What Are The 5 Most Common Credit Reporting Errors?
Most consumers understand the importance of an accurate credit report. That’s because credit reporting errors can result in lower credit scores, higher interest rates, difficulties obtaining credit, and a tarnished reputation.
With that in mind, the three major credit reporting companies (i.e., Experian, TransUnion, and Equifax) are good at what they do but still make errors. Additionally, creditors and debt collection companies can make mistakes when reporting your information to credit reporting agencies.
These mistakes could lower credit scores, making it more difficult and expensive to borrow money or even impossible. To protect yourself and ensure your credit report is accurate, it’s essential to be aware of common credit report errors, such as:
- Credit Report Error Due to Inaccurate Information on Credit Reports
- Inaccurate or Incomplete Information Given to a Credit Reporting Company
- Incorrect Balances Resulting in Credit Errors
- Incorrect Information Due To Identify Theft
- Credit Report Errors Due to Data Management Mistakes
Continue reading to learn more about the most common credit reporting mistakes.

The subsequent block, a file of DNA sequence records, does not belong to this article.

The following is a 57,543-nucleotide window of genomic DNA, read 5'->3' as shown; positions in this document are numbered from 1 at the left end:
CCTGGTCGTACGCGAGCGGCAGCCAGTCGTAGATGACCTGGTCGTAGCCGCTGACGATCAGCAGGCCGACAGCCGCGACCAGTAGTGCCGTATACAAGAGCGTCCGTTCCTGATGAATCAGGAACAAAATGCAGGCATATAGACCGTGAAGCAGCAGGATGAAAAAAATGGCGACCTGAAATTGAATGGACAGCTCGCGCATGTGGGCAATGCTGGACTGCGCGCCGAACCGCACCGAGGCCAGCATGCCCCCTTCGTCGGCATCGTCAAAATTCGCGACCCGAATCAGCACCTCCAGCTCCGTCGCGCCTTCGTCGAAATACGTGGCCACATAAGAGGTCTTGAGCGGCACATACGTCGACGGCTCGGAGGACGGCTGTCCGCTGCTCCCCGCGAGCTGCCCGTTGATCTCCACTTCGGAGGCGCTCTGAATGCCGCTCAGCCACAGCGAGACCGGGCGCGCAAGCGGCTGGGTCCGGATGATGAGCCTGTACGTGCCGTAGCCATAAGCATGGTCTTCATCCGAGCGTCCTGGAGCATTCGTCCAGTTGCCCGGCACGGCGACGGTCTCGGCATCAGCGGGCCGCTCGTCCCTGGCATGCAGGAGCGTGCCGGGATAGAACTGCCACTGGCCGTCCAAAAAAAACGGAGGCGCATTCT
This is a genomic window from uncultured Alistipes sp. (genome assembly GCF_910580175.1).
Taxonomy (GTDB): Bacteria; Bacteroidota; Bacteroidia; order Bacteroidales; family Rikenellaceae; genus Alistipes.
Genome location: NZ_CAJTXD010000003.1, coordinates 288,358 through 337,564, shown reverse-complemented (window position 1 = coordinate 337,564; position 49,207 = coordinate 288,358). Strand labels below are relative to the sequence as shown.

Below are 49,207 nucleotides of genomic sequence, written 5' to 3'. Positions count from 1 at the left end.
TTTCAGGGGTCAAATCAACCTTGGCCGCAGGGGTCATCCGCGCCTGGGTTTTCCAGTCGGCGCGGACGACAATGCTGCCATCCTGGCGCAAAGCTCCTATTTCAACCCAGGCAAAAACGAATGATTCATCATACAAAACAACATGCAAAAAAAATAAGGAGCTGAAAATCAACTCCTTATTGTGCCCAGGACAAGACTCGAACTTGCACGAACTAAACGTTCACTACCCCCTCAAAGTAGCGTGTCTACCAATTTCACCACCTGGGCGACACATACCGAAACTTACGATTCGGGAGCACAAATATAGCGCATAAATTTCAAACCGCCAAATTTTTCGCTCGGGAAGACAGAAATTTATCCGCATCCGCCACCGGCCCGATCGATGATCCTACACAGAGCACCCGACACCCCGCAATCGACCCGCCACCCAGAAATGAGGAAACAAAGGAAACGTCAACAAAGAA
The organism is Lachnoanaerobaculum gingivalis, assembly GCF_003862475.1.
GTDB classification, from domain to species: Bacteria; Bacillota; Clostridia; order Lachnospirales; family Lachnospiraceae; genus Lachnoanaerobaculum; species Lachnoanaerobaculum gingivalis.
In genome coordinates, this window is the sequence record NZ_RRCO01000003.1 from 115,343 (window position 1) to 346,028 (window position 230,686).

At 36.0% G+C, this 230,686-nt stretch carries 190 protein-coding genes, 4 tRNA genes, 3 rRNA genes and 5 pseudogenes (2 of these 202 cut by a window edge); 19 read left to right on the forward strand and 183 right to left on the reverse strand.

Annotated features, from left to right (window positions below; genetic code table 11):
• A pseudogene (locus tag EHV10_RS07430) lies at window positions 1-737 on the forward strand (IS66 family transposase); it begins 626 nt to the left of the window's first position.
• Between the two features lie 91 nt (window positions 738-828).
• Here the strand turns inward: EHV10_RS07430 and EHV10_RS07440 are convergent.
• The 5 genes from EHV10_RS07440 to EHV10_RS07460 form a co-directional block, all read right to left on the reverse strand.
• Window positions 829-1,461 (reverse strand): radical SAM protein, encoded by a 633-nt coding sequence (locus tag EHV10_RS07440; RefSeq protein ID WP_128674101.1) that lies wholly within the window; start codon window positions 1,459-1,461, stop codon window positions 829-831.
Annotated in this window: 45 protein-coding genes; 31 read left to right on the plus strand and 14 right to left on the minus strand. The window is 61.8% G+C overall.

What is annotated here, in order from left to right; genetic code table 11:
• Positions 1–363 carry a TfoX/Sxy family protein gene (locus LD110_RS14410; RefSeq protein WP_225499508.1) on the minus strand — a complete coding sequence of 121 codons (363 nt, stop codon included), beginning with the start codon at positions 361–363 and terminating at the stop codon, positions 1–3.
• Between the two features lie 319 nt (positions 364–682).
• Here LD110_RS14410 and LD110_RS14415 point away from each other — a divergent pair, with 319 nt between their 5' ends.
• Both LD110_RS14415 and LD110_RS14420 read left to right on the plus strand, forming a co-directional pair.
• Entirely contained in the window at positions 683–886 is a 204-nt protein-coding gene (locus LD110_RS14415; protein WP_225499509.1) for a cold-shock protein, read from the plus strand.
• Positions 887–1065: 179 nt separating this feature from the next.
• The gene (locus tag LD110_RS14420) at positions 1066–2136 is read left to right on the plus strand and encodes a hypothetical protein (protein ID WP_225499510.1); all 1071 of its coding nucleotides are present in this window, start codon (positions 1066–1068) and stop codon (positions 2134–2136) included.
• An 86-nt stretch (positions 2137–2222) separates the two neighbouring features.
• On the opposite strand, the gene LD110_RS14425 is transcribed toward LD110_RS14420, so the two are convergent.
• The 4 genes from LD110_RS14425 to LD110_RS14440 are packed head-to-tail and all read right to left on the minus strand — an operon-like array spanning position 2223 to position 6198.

Credit Report Error Due to Inaccurate Information on Credit Reports
It’s essential to address any inaccurate information in your credit file and dispute credit report errors with the credit bureaus as soon as possible. These information errors on your credit may manifest in various forms, such as:
- Wrong address
- Misspelled or completely inaccurate name
- Wrong phone number
- Missing accounts
- Inaccurate social security number
Sometimes, these discrepancies result from identity theft, in other cases, mistakes on behalf of the data furnisher. Regardless of the reasons for the errors, it’s in your best interest to begin the dispute process as quickly as you can.
Inaccurate or Incomplete Information Given to a Credit Reporting Company
Countless people have fallen victim to incorrect information on their Equifax, TransUnion, and Experian credit report. This can significantly impact their credit score and ability to secure loans or credit in the future.
A few of the most common instances of inaccurate account status include but are not limited to the following:
- A collections account or credit account is reported as open when it is closed or paid off. This can lead to confusion for lenders and make it appear that you have a higher amount of outstanding debt than they actually do.
- Reported as the owner of an account when they were only an authorized user. This type of inaccurate account information can happen when a family member or partner adds you as an authorized user on their account, but the credit reporting agency needs to correctly list them as the primary account holder.